Unlike the testes of mammals, those of birds vary greatly in size with the seasons. During the breeding season they may be several hundred times larger than they are during the rest of the year and can account for as much as a tenth of the male's body weight. The massive enlargement of the testes is triggered in temperate-zone birds by day length (curiously enough not timed by the amount of light received by the eyes, but by light passing through the skull and stimulating photoreceptors on the brain). As the days lengthen in the spring, increases in hormones produced by the brain initiate the enlargement of the testes. This stimulus occurs weeks in advance of the actual breeding season, so that the male arrives on the breeding grounds with the testes fully developed. A similar sequence results in the enlargement of the female reproductive organs, development of eggs in the ovaries, formation of the brood patch, and so on.

Enlarged testes secrete greater amounts of male hormones that may brighten skin (not feather) colors and stimulate singing and courtship behavior. During copulation, the male mounts the female from behind. Both sexes hold their tails to the side and turn back the feathers around the cloaca (the common opening of the bird's alimentary canal and excretory and reproductive systems), so that the swollen lips of the male's and female's cloacae can come into contact. In some birds, such as geese, ducks, and game birds, there is a grooved, erectile penis inside the male's cloaca. The penis guides the sperm, which have been stored in a nearby sac, into the female. In passerines, there is no penis, and copulation amounts to a brief "cloacal kiss" during which the sperm are transferred.

Once transferred, the sperm remain for a while in storage at the lower end of the oviduct, and then swim to the upper end of that duct to fertilize the egg. A single copulation is usually sufficient to fertilize the eggs laid over a period of about a week. In some birds the sperm remain viable for much longer -- turkeys have been reported to lay fertile eggs more than two months after copulation. Consequently, there is considerable variation among species in the frequency of copulations. If copulation is observed in the field, the habitat, time of day, position used, duration, and any associated behavior should be recorded.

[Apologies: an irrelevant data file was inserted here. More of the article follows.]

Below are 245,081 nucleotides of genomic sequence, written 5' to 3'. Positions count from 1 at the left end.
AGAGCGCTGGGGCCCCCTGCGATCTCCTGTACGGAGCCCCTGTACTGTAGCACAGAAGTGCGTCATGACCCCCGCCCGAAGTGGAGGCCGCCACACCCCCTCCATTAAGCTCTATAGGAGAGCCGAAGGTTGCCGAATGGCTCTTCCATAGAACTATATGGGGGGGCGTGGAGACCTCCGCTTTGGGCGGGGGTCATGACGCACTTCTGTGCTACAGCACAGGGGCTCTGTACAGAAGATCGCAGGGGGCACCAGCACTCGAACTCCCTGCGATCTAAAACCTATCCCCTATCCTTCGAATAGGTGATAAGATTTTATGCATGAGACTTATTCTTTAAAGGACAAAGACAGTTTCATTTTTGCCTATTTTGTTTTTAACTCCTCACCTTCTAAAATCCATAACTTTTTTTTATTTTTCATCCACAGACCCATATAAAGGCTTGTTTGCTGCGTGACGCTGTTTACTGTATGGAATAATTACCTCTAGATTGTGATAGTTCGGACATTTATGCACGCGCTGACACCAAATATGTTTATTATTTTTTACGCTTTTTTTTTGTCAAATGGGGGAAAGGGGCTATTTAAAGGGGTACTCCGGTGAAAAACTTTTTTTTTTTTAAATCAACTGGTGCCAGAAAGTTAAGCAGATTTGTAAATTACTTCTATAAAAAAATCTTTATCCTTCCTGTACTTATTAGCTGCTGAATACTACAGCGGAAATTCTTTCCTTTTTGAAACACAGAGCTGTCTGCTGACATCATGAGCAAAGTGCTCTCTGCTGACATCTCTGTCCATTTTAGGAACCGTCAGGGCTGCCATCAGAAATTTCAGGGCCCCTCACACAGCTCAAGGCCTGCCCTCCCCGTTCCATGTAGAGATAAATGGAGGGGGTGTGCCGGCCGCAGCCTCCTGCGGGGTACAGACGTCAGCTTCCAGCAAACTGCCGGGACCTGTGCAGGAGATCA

In most terrestrial species, copulation takes place either on the ground, on a tree limb, or on some other perch. Some aquatic birds (phalaropes, ducks) copulate primarily in the water. Among the most spectacular sights North American bird enthusiasts can see is a mating flight of White-throated Swifts. A group may come swooping down a canyon at high speed, shortly after dawn, with pairs tumbling together as they copulate in midair.

Goshawks may copulate as many as 500 to 600 times per clutch of eggs, while the Eurasian Skylark (which has been introduced onto Vancouver Island) copulates but once. The reason for the difference appears to be related to the chances that other males will manage to copulate with the female in a "monogamous" pair. In birds of prey and many colonial species, males must spend long periods away from females and therefore cannot guard their mates from other males. It is in those species that multiple matings seem to occur, as the male attempts to dilute any other male's semen that the female may have acquired in his absence.

SEE: Monogamy; Breeding Season; Brood Patches; Courtship Feeding.

Copyright ® 1988 by Paul R. Ehrlich, David S. Dobkin, and Darryl Wheye.